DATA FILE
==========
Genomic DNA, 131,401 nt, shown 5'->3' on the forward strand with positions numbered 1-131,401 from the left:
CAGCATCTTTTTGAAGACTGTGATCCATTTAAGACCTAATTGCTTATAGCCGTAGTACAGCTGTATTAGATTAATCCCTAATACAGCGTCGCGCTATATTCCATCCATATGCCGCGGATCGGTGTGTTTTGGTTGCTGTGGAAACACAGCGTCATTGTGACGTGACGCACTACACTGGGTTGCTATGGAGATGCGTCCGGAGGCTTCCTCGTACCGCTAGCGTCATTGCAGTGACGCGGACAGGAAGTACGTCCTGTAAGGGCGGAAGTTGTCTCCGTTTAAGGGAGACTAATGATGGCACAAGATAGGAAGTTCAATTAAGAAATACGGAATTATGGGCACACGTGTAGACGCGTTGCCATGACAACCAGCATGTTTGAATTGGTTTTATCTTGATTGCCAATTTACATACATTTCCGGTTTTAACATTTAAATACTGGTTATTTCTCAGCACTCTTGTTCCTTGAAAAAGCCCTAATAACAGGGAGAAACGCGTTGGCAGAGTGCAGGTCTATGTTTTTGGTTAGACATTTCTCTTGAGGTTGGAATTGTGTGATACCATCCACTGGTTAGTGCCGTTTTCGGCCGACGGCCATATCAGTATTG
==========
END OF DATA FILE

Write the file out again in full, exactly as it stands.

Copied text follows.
Genomic DNA, 131,401 nt, shown 5'->3' on the forward strand with positions numbered 1-131,401 from the left:
CAGCATCTTTTTGAAGACTGTGATCCATTTAAGACCTAATTGCTTATAGCCGTAGTACAGCTGTATTAGATTAATCCCTAATACAGCGTCGCGCTATATTCCATCCATATGCCGCGGATCGGTGTGTTTTGGTTGCTGTGGAAACACAGCGTCATTGTGACGTGACGCACTACACTGGGTTGCTATGGAGATGCGTCCGGAGGCTTCCTCGTACCGCTAGCGTCATTGCAGTGACGCGGACAGGAAGTACGTCCTGTAAGGGCGGAAGTTGTCTCCGTTTAAGGGAGACTAATGATGGCACAAGATAGGAAGTTCAATTAAGAAATACGGAATTATGGGCACACGTGTAGACGCGTTGCCATGACAACCAGCATGTTTGAATTGGTTTTATCTTGATTGCCAATTTACATACATTTCCGGTTTTAACATTTAAATACTGGTTATTTCTCAGCACTCTTGTTCCTTGAAAAAGCCCTAATAACAGGGAGAAACGCGTTGGCAGAGTGCAGGTCTATGTTTTTGGTTAGACATTTCTCTTGAGGTTGGAATTGTGTGATACCATCCACTGGTTAGTGCCGTTTTCGGCCGACGGCCATATCAGTATTG